Garlic is one of the healthiest vegetables you can eat. It has a variety of health benefits that include a stronger immune system and improved cognitive function. It might even help lower your blood pressure.
That said, garlic has a few drawbacks. You are probably aware of garlic breath, which is caused by small particles called allyl methyl sulfide (AMS). Your body does not metabolize AMS, and it can make its way back up your digestive system and into your mouth where it is released. Eat This, Not That! Reports that garlic contains fructan, which can cause bloating in some people. This news outlet also explains that if you have problems with your stomach or digestion, garlic might make them worse because it can weaken the muscles your body uses to keep stomach acid from moving back up your esophagus. Moreover, garlic may interact negatively with certain medications.
If you have any of the above problems, try black garlic as I suggest in my post dated December 3, 2019, “The Anti-Aging, Heart Boosting Benefits of Garlic”.
Garlic Interferes with HIV/AIDS medications
According to Medical News Today, HIV medications are antiretroviral, meaning most of them work by releasing a compound called a protease inhibitor. This protease is an enzyme that helps the HIV virus replicate itself in the body. Essentially, protease inhibitors, such as saquinavir, prevent the HIV virus from making new viruses in cells.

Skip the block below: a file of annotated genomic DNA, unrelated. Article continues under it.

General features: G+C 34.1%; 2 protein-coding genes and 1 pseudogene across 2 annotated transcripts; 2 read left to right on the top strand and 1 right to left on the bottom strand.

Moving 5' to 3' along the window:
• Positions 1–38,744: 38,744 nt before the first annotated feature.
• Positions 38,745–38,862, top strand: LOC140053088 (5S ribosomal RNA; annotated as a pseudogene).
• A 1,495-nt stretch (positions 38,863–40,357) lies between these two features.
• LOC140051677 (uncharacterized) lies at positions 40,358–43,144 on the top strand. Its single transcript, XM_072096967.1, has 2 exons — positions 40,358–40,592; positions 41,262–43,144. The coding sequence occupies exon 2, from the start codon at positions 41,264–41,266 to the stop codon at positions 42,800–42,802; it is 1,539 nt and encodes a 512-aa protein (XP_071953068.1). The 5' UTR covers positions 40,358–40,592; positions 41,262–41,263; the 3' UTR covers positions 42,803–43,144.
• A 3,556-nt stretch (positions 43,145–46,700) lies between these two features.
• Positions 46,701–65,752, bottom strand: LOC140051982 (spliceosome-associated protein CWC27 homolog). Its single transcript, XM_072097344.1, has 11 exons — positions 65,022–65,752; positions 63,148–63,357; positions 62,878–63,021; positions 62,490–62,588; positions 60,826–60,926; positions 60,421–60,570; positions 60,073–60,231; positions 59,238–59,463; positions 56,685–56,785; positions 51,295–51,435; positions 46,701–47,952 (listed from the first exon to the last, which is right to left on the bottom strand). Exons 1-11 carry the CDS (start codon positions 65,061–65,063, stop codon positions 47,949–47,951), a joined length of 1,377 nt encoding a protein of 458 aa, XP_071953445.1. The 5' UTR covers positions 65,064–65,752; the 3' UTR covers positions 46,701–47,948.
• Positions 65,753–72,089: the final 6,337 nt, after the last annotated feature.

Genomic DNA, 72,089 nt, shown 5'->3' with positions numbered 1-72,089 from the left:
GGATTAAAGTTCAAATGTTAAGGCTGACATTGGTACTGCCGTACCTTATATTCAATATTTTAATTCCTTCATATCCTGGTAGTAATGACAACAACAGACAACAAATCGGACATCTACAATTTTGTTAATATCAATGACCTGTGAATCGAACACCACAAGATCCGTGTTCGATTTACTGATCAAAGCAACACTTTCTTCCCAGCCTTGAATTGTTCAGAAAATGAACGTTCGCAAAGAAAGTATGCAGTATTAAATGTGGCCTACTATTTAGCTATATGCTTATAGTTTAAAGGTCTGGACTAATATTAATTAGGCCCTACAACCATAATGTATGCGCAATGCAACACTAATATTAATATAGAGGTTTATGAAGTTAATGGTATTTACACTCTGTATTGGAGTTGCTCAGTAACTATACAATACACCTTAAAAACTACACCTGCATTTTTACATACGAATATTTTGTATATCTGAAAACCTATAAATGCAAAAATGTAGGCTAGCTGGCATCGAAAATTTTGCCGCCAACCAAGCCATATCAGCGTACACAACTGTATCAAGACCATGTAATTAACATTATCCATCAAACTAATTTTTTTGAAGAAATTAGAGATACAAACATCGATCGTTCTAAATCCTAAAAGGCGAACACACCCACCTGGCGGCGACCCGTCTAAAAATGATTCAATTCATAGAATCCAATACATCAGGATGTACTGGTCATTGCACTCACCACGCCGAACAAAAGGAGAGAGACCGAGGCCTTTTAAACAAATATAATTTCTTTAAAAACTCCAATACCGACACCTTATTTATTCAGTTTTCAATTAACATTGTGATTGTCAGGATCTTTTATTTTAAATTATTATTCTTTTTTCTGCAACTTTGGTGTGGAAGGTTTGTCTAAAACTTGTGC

However, compounds in garlic can have a negative effect on how antiretroviral medications work to combat autoimmune conditions. Data published in 2007 in the international Journal of STD & AIDS revealed that some forms of garlic significantly decrease the levels of antiretrovirals like those used in HIV medications. A small 2002 study published in Clinical Infectious Diseases showed that long-term use of garlic resulted in a “significant decline” in the amount of saquinavir in the bloodstream, thereby potentially inhibiting the effectiveness of the specific type of HIV protease inhibitor.
You should talk with your doctor about any garlic herbs or supplements you consume while also taking HIV medications. As Healthline explains, your doctor can offer guidance on the interactions garlic may have with HIV medication and advise on the appropriate amounts of garlic for your diet.
That’s it for now my friends; see you all the next time.